Opinion | The reinvention of Alice In Chains4 min read . Updated: 07 Sep 2018, 01:00 PM IST
Seattle's grunge metal pioneers are back with a new album that takes their legacy forward
In early 1991, when Cameron Crowe set out to make Singles, the rom-com film set in Seattle amidst the then just-emerging grunge music scene of that city, Pearl Jam were yet to change their name from Mookie Blaylock; their debut album, Ten, hadn’t been released yet; and their early gigs included playing opening sets for bands such as Alice in Chains. The Singles soundtrack album came out before the film was released in 1992, and it became the flag-bearer for Seattle’s grunge music bands and their subsequent success. Crowe’s film is intertwined with the emergence of that subculture: there are cameo appearances by Pearl Jam’s Eddie Vedder, Jeff Ament and Stone Gossard; by Chris Cornell; and by Alice in Chains, who feature as a bar band in the film.
The first track on the Singles soundtrack album is Alice in Chains’ Would?, a song that would later appear on the band’s second album, Dirt, and one that is believed to be written in memory of Andrew Wood, singer of Mother Love Bone, an early grunge band from Seattle. Not long before Would? debuted on the Singles soundtrack, Wood had died of a heroin overdose. Two members of his band would later join Vedder and Mike McCready to form the band that became Pearl Jam and achieve phenomenal success. But that’s another story.
My introduction to Alice in Chains happened via the Singles album, a cassette that a friend recommended and I bought from Mumbai’s now closed music store Rhythm House. Would? hooked me to the band. Lead singer Layne Staley was gifted with a huge vocal range but his powerful voice was also hauntingly dark and deep. And, his voice, along with Kurt Cobain’s, Vedder’s, and Chris Cornell’s would become one of the four definitive voices of Seattle’s grunge scene. Sadly, three of those singers are no more. Staley died in 2002 from what is believed to be an overdose of a deadly cocktail of heroin and cocaine. But there are three studio and two live recordings to remember him by.
There is also Alice in Chains, the band, which is still alive. Led by co-founder, main songwriter and guitarist Jerry Cantrell, the band, in 2006, replaced Staley with singer William DuVall, and their first album after Staley’s death, Black Gives Way To Blue, was released in 2009. That album was followed by The Devil Put Dinosaurs Here in 2013; and late this August, they released Rainier Fog. Unlike other grunge rock bands, Alice in Chains’ roots lie in heavy metal. Before forming the band, both Cantrell and Staley played in metal bands and the influence of heavy metal is the differentiator in Alice in Chains’ sound. To the idiom of grunge’s characteristic angst-filled lyrics, and noisy, distorted guitar riffs, Alice in Chains added metal’s dense loudness. The combination worked.
On Dirt, which many consider the band’s greatest work, the overriding theme is heavily influenced by Staley’s heroin addiction. It is pained and confessional. On Down In A Hole, Staley sings: “Down in a hole and I don’t know if I can be saved/ See my heart I decorate it like a grave/ You don’t understand who they thought/ I was supposed to be/ Look at me now a man/ Who won’t let himself be." Bleak and tortured, like the rest of the album, yet strangely appealing.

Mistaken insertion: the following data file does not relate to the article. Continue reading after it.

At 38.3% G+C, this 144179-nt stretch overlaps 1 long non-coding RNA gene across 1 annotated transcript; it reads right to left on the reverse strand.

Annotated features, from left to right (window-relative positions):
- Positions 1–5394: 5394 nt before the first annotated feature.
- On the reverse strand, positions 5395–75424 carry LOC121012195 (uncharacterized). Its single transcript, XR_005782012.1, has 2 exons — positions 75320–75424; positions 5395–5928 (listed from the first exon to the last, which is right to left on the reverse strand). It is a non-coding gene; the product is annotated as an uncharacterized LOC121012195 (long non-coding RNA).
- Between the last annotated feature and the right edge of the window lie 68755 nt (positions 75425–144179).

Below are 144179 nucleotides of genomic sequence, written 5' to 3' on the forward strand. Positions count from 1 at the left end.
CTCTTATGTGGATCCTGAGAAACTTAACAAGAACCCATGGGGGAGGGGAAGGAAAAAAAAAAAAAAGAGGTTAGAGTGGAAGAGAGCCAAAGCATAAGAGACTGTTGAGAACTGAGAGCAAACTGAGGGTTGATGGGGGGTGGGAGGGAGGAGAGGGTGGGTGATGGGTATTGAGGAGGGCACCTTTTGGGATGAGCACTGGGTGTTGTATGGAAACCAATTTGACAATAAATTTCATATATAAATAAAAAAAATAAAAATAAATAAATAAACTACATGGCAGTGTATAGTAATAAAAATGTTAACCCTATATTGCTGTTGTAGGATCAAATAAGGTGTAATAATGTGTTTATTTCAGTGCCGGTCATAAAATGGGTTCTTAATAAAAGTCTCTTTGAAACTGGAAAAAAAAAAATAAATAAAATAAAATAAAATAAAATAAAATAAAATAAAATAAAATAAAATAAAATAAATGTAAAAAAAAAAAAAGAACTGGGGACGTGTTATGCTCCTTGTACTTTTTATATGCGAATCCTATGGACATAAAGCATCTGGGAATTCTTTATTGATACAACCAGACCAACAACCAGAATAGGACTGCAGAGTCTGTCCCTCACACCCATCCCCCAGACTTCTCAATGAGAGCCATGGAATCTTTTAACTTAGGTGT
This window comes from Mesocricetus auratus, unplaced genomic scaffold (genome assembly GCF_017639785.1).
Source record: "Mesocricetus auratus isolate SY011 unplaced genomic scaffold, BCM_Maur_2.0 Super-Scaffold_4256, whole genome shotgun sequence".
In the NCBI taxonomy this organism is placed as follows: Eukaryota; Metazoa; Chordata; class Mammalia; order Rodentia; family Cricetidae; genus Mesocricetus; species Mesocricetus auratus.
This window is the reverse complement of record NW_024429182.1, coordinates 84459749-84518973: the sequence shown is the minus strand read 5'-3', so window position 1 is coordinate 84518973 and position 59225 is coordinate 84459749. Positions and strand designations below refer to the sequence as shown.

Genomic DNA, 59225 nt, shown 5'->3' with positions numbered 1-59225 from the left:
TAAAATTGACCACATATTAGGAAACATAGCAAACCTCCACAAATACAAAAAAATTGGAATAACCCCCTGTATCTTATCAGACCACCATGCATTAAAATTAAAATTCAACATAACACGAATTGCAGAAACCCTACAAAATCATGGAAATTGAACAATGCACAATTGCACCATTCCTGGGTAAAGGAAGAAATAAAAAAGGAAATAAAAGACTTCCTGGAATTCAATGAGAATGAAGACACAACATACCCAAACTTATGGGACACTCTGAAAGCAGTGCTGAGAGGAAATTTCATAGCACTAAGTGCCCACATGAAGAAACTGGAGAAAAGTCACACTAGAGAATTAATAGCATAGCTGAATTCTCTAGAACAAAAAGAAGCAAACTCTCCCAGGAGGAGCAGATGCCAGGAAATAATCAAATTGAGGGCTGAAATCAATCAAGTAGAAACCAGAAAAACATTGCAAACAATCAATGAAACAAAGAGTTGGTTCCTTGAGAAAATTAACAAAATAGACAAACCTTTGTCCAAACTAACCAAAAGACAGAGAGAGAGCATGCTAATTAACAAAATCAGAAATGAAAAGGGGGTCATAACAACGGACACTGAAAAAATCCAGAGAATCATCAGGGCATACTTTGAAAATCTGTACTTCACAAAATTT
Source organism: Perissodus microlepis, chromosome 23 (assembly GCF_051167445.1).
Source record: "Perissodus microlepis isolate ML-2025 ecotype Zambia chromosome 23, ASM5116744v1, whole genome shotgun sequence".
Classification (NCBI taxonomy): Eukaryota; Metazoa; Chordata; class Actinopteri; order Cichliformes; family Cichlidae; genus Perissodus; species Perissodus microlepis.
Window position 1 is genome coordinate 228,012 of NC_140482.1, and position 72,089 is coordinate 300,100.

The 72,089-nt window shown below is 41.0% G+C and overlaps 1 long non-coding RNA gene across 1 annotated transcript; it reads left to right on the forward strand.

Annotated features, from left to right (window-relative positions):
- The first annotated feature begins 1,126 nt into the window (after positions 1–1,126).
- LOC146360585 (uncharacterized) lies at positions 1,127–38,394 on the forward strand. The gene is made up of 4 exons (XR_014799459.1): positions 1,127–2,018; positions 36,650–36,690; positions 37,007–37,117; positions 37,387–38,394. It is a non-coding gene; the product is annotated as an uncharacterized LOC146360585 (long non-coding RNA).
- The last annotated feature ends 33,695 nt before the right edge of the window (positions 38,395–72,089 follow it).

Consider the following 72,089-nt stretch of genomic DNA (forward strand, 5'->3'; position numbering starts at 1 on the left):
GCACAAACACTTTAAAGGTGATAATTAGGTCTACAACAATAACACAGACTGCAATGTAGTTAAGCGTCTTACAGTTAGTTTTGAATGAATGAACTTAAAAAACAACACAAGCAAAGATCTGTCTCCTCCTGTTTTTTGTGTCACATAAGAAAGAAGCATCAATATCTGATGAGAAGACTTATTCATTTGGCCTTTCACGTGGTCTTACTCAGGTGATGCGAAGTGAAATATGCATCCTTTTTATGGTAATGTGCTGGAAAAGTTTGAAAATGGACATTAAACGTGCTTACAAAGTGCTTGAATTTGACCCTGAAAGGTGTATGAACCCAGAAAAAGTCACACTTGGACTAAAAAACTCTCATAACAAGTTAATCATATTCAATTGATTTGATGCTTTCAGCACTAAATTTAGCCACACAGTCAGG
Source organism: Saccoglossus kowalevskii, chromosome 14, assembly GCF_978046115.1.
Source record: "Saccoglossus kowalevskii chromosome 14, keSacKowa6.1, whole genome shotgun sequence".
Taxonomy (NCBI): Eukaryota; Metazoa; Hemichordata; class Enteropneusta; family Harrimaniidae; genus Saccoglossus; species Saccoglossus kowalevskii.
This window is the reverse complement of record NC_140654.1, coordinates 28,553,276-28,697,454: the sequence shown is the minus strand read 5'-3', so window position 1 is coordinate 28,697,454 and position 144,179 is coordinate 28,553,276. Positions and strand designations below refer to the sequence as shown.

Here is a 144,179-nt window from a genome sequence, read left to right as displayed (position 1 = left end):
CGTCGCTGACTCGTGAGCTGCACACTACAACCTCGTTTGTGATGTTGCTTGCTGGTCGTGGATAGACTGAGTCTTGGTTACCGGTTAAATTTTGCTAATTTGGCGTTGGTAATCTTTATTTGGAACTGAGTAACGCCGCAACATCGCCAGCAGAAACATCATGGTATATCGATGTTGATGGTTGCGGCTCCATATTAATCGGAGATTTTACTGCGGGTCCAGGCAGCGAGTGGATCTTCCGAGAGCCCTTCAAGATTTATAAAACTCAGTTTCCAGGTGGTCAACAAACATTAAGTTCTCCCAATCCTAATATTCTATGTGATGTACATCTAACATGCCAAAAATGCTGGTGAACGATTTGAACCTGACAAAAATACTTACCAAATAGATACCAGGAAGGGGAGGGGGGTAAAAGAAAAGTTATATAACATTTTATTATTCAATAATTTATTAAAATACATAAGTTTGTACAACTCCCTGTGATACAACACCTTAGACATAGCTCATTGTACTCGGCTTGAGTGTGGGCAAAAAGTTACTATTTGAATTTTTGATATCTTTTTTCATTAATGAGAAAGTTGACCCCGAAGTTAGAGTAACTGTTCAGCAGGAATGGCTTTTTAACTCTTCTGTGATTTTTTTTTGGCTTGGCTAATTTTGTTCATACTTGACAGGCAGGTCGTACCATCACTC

While Staley was alive, Alice in Chains struggled with various problems, many of them stemming from Staley’s addiction and poor health. The band had to cancel several live performances and even went on an unofficial hiatus.But in 1996, they recorded a gig, an Unplugged session for MTV. They selected songs from their back catalogue and played them in minimalist, acoustic style. Many hardcore fans were a bit disappointed by the subdued sound on the Unplugged album, but some (as I do) consider it one of their finest recordings. Songs such as Would?, Rooster and Sludge Factory were reinvented on Unplugged and the album’s tightness shows how talented the band was.
Post-Staley, not much has changed in the talent department. DuVall slipped easily into the lead singer’s role and the band stuck to its roots of dark hard rock. His vocal style is not the same as Staley’s but both he and the older members of the band managed to seamlessly take Alice in Chains’ legacy forward. That’s true for the re-formed band’s third and latest album, Rainier Fog, too. Recorded in Seattle, and named after Mount Rainier near the city, the band’s trademark sound—abrasive metal-informed guitar work and gloomy lyrics—is intact. The metal riffs on tracks like Drone; the harmonized vocals on Maybe, and even the slightly lighter track Fly, clearly demonstrate that Alice in Chains is not only alive but thriving.
What may be missing is the tortured anxiety that marked the band’s early albums when Staley was alive but that could be a good thing. Today, as in their early years, Alice in Chains don’t make happy, upbeat music but their angst-ridden early years fitted with the zeitgeist of those times. More than a quarter of a century later, the spirit of the times is different. Grunge went mainstream years ago. Nirvana T-shirts are sported even by people who’ve never heard the band. And many bands that emerged out of what was once a city’s underground subculture, such as Pearl Jam, have gone unabashedly mainstream. Alice in Chains have remarkably re-invented themselves for these times.
The Lounge list
Five tracks to bookend this week
1. ‘Rainier Fog’ by Alice in Chains from ‘Rainier Fog’
2. ‘Would?’ by Alice in Chains from the ‘Singles Original Motion Picture Soundtrack’
3. ‘Rain When I Die’ by Alice in Chains from ‘Dirt’
4. ‘Private Hell’ by Alice in Chains from ‘Black Gives Way To Blue’
5. ‘Down In A Hole’ by Alice in Chains from ‘Unplugged’
First Beat is a column on what’s new and groovy in the world of music.
He tweets at @sanjoynarayan